Nov. 8-10th 2019
Retreat: Days of the Living with Rachel Boughton, Oaxaca, Mexico
The stone that’s lost in the river is found in the river.
Someone asked “What’s it like when you’ve gone through the Great Death and then come back to life?”
The teacher answered “Don’t accept walking about in the night. You have to emerge back into the daylight.”
Life keeps throwing us into darkness, the unknown, the unforeseen. Things are lost for a time, we fetch around in the dark and feel our way in a world without defined edges. This can even be a blessing. And then something tells us it’s time to come back into the light. How do we get found? That’s a meditation question. In the darkness it’s possible to start to see landmarks, light through the cracks. It’s good to have company and explore this territory together.
Meditation, teaching and conversation, walks and time to feel the dark and to emerge.
Registrar is D Allen firstname.lastname@example.org 831-620-5030. D can also help you arrange accommodations in Oaxaca City with other retreat participants as well as provide basic orientation to Oaxaca and Days of the Dead events. Single rooms are not generally available at this venue. Most rooms have 2, 3 or 4 beds. There is also a hotel 15 minutes away in Tlacochahuaya for anyone requiring a single room. Fees & Accommodations: Includes daily teachings, optional private meetings with teacher, accommodations, meals and transportation to and from Oaxaca city to the venue.Sponsored by Oaxacazen.org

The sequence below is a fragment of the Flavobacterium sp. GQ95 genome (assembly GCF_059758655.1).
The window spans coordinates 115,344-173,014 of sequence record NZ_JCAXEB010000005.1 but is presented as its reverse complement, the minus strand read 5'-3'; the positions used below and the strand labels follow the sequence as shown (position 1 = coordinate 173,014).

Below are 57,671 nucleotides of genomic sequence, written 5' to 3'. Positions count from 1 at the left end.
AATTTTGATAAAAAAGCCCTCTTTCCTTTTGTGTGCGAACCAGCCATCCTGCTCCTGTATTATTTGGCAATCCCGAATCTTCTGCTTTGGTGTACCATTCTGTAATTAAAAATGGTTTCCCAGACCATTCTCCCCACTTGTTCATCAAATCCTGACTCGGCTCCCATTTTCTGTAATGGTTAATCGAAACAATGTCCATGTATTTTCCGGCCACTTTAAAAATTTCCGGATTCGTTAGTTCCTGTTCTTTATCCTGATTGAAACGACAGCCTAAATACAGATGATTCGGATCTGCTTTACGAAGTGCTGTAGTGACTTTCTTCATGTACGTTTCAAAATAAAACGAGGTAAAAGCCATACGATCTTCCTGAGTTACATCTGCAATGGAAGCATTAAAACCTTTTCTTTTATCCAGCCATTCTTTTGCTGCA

PLEASE NOTE: Retreat spaces are limited and city accommodations during Day of the Dead fill up well in advance. So confirm your stay early!
Rachel Boughton, Roshi, is a Zen koan teacher and an artist and mother of two grown children. She studies Jungian Psychology and dreams and is especially interested in the dream of ecology and the emergence of a sense of purpose and balance for these times.
Venue: Paraje Bonanza, cerca de Ejutla de Crespo, Oaxaca is a sustainable living training center about an hour south of Oaxaca City specializing in natural building materials and recycling for new uses in construction. They produce almost all of their energy using wind and water. Located in a quiet forested area, the many acres include a reservoir set in the mountains. Accommodations are rustic. Food is simple but ample. Paraje is also affectionately known as Tonantzin Tlalli, the ancient name of the dark grandmother goddess.
What else is going on in Oaxaca just prior to Rachel’s retreat – (another reason to make the trip):
Oaxaca & Days of the Dead - Dias de Los Muertos Oct 31-Nov 2
Oaxaca is a mid-sized colonial city with vibrant arts, cuisines, archeological sites and diverse cultures. The state of Oaxaca includes high mountains with an abundance of wildlife, exotic plants, and geological formations, and a coast with some of the finest beaches in Mexico.
Days of the Dead are Oct 31-Nov 2 annually. For visitors, planning ahead is essential
Hotels and airbnb rentals fill up weeks in advance, and the city and surrounding towns fill with celebrations both solemn and festive. Special foods and special forms of art abound (like candy skulls and giant sand paintings in the streets). Visitors may find themselves in a crowd of face-painted mezcal-drinking skeletons, and with a different way of looking at life and death that is outside the usual views and boxes.
Oaxaca Day of the Dead
Sample some Oaxaca events:
About Archeological sites
About the Coast